Benjamin Markovits

Benjamin Markovits’s new novel, The Sidekick, is about the complicated relationship between a sports writer and an NBA star.

Author website.

Lancelot v. Galahad: Basketball Narratives

Benjamin Markovits, 21 July 2022

The​ UK was in the middle of its first lockdown when The Last Dance, a ten-part documentary about the 1997-98 Chicago Bulls, was released by Netflix and ESPN. The idea was presumably to coincide with the beginning of the NBA playoffs in April 2020, but as things turned out the series filled the gap created by the suspension of live basketball after the league shut down in March. Fans and...

From The Blog
23 June 2022

There was an argument heading into this year’s NBA Finals about whether Stephen Curry needed to win a Finals MVP (most valuable player) to fill out his resumé.

From The Blog
18 March 2022

Eric Liddell in Chariots of Fire makes his stand on the sanctity of the Sabbath. It seems basically crazy to give up a chance at Olympic gold just because you don’t want to run on Sunday. Yet he holds his nerve and we’re supposed to respect him for it, even if I always preferred the Jewish guy, whose main problem is that he has to fight against England’s gentlemanly commitment to mediocrity.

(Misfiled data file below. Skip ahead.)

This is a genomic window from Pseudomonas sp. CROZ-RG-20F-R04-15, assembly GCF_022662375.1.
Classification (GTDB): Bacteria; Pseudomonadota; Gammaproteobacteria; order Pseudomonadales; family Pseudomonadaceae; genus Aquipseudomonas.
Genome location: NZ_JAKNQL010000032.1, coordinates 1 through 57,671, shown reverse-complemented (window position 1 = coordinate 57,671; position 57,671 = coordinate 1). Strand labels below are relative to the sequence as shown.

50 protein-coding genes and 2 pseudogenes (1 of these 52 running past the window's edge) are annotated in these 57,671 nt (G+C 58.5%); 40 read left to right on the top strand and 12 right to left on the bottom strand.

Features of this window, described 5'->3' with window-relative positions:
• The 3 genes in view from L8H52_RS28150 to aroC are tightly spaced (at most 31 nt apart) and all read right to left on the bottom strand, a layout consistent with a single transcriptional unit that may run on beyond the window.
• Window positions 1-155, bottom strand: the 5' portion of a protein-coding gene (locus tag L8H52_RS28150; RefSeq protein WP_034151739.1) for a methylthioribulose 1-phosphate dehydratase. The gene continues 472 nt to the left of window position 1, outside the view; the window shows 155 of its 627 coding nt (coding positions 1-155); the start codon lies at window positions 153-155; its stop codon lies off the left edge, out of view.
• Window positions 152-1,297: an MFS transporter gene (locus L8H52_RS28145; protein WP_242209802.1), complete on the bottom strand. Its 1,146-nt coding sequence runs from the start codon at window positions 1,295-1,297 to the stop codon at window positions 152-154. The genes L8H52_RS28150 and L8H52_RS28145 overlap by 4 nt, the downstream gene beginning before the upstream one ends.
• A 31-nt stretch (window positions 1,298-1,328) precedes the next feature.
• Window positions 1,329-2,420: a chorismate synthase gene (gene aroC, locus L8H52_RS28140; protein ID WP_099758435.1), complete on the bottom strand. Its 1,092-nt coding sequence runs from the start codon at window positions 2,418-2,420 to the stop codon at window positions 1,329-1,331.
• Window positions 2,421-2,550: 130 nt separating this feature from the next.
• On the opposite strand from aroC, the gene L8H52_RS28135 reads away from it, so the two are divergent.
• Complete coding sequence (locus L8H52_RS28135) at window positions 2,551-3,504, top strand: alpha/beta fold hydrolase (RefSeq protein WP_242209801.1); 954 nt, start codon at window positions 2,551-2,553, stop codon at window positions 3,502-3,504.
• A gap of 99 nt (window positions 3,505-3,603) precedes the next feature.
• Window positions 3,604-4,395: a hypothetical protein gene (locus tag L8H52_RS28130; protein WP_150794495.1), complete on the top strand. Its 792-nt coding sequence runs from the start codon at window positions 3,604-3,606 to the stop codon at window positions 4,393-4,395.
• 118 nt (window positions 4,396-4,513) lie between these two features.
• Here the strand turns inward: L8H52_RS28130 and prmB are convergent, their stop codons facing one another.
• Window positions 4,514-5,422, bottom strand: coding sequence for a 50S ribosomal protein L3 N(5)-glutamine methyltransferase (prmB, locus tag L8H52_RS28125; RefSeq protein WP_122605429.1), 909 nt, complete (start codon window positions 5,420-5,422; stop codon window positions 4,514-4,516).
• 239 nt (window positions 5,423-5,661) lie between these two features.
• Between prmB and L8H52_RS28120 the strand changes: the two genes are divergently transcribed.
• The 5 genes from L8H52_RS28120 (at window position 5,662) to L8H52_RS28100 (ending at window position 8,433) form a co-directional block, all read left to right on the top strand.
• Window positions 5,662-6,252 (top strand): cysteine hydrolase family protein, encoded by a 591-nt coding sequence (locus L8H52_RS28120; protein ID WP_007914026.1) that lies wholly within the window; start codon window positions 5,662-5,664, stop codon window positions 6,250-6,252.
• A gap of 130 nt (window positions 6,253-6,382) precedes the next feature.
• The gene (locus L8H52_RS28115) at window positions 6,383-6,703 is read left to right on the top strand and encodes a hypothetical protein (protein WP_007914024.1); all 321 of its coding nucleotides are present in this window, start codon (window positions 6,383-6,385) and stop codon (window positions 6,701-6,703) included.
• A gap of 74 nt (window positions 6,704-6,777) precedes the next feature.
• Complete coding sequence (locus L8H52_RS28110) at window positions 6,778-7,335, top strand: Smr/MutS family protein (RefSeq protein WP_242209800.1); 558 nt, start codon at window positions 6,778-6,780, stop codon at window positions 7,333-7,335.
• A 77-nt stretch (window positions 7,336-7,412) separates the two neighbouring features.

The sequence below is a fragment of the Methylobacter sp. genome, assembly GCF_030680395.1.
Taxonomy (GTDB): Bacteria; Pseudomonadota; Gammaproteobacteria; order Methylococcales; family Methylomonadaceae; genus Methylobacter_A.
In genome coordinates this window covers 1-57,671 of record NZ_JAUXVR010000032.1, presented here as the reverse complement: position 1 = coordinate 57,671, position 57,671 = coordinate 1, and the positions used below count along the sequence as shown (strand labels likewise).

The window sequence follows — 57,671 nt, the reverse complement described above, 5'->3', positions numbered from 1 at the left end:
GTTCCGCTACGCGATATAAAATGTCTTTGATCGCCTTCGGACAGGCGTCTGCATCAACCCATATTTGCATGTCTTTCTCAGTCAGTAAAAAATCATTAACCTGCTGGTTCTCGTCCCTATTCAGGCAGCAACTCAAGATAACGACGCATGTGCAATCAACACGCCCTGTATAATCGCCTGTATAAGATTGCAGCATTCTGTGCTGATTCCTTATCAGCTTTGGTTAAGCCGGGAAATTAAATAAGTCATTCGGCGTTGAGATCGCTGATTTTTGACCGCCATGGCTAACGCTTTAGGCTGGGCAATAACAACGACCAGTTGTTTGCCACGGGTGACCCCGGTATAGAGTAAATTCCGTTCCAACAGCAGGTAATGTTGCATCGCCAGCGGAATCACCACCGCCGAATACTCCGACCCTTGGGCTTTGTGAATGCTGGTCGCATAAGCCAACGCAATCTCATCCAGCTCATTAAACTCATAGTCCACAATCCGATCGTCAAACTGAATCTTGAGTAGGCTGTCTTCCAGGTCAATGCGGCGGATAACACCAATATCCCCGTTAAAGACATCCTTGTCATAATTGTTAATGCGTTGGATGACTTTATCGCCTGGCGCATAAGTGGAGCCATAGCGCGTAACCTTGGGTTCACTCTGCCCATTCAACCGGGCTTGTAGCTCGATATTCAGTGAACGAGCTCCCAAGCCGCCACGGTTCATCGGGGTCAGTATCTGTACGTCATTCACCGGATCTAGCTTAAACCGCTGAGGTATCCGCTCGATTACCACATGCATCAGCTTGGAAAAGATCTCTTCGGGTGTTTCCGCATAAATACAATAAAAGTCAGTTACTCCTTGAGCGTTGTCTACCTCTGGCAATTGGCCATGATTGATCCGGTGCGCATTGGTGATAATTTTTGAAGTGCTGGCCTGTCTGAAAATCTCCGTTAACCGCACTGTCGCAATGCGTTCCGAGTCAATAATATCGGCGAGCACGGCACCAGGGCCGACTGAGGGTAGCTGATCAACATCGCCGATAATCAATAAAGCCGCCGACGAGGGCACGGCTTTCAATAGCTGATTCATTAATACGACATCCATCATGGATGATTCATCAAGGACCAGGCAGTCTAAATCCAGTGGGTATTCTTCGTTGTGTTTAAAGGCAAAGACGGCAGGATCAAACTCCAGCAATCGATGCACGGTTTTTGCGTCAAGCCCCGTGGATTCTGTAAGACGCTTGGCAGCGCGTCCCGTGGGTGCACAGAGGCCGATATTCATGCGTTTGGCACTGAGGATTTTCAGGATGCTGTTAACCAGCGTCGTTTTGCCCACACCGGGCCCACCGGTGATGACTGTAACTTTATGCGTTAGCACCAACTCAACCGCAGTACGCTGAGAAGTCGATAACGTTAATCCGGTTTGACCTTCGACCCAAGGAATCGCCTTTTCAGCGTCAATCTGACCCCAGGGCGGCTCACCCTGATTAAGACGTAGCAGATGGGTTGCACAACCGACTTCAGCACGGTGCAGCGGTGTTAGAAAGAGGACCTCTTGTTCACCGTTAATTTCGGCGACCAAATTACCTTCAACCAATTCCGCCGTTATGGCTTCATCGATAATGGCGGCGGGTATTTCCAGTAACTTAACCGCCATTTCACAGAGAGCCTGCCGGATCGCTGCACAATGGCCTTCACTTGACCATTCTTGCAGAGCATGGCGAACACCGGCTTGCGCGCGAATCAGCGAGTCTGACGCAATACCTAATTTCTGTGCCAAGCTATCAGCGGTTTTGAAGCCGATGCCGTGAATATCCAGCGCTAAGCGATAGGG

From The Blog
29 July 2021

In my last year at university, I got the name of a European basketball agent who could help me land a job after graduation. He gave me a list of Americans already playing overseas. I called one of them and asked him what it was like playing in Europe. His answer reminded me of John Travolta’s line from Pulp Fiction, about ‘the little differences’. ‘They’ve got the skills and everything,’ he said. ‘But they don’t have that attitude, do you know what I mean? That edge …’ 

From The Blog
31 December 2020

On the LRB podcast a few weeks ago, David Runciman and I got into a discussion about the ‘hot hand’ phenomenon. He wrote about it in the London Review in 2006, in a piece on José Mourinho:

The quintessential instance … occurs in basketball, where certain players suddenly and inexplicably acquire the ability to nail three-point baskets one after another (in basketball you get three points for any basket scored from a distance of over 23'9", a formidably difficult feat which means even the best players miss more often than they score).

With the start of the NBA season last week, I’ve been thinking about it again (actually, I think about this stuff pretty much year round, but the season is a good excuse to talk about it). As David wrote in his piece, statisticians will tell you there’s no such thing as a hot streak.

Suicidal Piston Device: Being Lord Byron

Susan Eilenberg, 5 April 2007

He could dig no deeper than a grave, six feet perhaps of fractured soil, before the battering instrument began to turn upon itself. [It] sought to bury its body in the reluctant ground...

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